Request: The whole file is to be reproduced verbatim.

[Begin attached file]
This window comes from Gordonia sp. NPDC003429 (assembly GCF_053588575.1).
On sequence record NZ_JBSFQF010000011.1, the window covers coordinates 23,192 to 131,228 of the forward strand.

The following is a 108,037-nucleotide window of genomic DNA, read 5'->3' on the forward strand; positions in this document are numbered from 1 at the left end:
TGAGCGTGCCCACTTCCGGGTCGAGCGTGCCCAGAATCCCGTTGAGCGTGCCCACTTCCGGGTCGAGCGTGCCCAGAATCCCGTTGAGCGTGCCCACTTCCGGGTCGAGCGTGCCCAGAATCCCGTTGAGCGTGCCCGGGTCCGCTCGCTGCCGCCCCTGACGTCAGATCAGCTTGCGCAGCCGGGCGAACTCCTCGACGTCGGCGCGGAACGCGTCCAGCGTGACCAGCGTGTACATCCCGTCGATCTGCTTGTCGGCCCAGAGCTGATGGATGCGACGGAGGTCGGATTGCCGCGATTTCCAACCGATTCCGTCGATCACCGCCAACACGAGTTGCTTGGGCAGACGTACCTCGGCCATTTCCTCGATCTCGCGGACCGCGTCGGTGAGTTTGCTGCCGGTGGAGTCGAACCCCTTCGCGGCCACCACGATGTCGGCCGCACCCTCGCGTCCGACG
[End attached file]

This window comes from Gordonia sp. NPDC003429 (assembly GCF_053588575.1).
On sequence record NZ_JBSFQF010000011.1, the window covers coordinates 23,192 to 131,228 of the forward strand.

The following is a 108,037-nucleotide window of genomic DNA, read 5'->3' on the forward strand; positions in this document are numbered from 1 at the left end:
TGAGCGTGCCCACTTCCGGGTCGAGCGTGCCCAGAATCCCGTTGAGCGTGCCCACTTCCGGGTCGAGCGTGCCCAGAATCCCGTTGAGCGTGCCCACTTCCGGGTCGAGCGTGCCCAGAATCCCGTTGAGCGTGCCCGGGTCCGCTCGCTGCCGCCCCTGACGTCAGATCAGCTTGCGCAGCCGGGCGAACTCCTCGACGTCGGCGCGGAACGCGTCCAGCGTGACCAGCGTGTACATCCCGTCGATCTGCTTGTCGGCCCAGAGCTGATGGATGCGACGGAGGTCGGATTGCCGCGATTTCCAACCGATTCCGTCGATCACCGCCAACACGAGTTGCTTGGGCAGACGTACCTCGGCCATTTCCTCGATCTCGCGGACCGCGTCGGTGAGTTTGCTGCCGGTGGAGTCGAACCCCTTCGCGGCCACCACGATGTCGGCCGCACCCTCGCGTCCGACG